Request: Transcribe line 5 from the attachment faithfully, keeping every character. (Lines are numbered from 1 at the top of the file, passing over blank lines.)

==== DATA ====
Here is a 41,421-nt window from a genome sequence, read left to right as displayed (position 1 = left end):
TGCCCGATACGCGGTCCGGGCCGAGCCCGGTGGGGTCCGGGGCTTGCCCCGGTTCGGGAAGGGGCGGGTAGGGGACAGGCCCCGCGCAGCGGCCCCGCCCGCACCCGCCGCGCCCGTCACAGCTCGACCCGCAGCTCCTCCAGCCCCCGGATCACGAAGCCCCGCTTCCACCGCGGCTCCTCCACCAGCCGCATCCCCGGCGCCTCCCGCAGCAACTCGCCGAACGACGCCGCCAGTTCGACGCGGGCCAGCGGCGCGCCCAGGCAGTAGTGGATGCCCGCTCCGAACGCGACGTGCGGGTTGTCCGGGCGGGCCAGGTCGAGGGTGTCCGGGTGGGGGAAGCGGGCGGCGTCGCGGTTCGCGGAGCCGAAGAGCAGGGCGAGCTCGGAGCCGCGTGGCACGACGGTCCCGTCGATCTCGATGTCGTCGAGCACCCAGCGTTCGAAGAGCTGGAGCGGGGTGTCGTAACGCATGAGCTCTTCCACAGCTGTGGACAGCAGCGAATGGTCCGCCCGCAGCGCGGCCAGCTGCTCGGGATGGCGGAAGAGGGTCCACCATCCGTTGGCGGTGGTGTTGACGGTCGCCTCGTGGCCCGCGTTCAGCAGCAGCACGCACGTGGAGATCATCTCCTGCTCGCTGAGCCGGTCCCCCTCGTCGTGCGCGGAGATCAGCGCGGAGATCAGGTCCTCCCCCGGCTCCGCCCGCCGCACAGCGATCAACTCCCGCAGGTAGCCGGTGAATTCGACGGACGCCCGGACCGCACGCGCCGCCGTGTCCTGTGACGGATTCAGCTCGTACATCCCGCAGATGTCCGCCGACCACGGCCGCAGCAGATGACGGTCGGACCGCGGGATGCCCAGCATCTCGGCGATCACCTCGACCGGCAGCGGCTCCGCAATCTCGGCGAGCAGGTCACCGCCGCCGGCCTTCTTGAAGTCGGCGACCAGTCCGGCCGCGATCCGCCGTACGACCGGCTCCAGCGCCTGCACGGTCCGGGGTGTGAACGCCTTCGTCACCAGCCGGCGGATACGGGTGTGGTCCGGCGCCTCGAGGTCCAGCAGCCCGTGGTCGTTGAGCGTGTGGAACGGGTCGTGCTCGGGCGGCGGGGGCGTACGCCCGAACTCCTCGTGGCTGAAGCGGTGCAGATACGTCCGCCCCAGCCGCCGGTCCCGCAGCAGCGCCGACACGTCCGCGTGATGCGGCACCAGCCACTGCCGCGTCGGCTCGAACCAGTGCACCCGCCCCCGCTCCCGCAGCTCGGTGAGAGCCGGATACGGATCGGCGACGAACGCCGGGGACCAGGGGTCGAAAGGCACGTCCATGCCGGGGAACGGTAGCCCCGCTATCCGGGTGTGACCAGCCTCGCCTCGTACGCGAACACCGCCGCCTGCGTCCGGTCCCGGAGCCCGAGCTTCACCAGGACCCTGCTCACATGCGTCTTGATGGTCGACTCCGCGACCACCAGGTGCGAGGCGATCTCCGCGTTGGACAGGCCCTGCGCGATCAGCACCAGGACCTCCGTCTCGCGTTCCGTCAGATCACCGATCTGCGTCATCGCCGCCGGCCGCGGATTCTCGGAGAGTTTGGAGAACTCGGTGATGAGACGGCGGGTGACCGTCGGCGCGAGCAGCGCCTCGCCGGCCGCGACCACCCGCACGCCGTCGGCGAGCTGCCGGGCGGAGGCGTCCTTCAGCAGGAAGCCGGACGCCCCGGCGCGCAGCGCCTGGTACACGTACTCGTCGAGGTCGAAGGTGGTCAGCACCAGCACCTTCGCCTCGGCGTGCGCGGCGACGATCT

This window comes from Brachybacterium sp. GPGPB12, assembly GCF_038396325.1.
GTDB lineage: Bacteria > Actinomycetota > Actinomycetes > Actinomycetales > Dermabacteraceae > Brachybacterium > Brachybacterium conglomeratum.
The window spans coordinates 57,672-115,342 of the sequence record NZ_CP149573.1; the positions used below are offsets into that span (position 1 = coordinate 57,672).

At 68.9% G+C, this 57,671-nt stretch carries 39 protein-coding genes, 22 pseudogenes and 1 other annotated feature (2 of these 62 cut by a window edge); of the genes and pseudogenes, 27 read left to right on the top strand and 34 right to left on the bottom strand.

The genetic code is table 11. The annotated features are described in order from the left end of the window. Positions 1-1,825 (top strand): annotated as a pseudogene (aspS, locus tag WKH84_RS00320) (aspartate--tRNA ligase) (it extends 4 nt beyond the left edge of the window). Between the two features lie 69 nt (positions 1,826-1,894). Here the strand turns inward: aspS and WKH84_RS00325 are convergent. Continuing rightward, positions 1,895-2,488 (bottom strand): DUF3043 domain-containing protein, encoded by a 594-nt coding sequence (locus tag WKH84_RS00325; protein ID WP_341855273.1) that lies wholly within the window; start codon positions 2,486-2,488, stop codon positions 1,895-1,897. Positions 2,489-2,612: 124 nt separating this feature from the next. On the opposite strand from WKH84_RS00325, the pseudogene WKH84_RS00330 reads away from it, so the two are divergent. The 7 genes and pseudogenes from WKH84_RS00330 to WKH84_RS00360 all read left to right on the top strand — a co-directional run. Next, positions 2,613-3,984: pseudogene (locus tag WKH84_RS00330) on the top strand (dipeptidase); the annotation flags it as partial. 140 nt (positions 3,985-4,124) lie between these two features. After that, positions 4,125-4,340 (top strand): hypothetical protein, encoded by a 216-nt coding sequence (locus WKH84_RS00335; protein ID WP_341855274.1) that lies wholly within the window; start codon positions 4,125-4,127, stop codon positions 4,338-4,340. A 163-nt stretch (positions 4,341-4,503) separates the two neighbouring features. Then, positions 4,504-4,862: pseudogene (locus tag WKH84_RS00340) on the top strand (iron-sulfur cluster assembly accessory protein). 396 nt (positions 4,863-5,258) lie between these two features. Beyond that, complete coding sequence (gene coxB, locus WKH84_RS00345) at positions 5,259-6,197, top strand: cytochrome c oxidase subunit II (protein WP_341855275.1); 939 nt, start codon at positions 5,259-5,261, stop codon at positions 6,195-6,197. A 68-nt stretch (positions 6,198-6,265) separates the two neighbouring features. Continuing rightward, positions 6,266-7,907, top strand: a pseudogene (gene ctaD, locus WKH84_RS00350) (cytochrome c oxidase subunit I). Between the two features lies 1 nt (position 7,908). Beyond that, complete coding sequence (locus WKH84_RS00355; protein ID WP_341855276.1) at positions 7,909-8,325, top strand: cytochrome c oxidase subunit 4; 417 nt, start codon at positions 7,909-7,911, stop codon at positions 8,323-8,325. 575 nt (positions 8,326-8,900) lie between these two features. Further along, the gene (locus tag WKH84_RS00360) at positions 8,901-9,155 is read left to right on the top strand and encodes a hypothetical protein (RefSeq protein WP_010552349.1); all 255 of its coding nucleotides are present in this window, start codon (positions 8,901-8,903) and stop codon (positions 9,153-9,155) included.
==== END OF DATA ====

The window spans coordinates 57,672-115,342 of the sequence record NZ_CP149573.1; the positions used below are offsets into that span (position 1 = coordinate 57,672).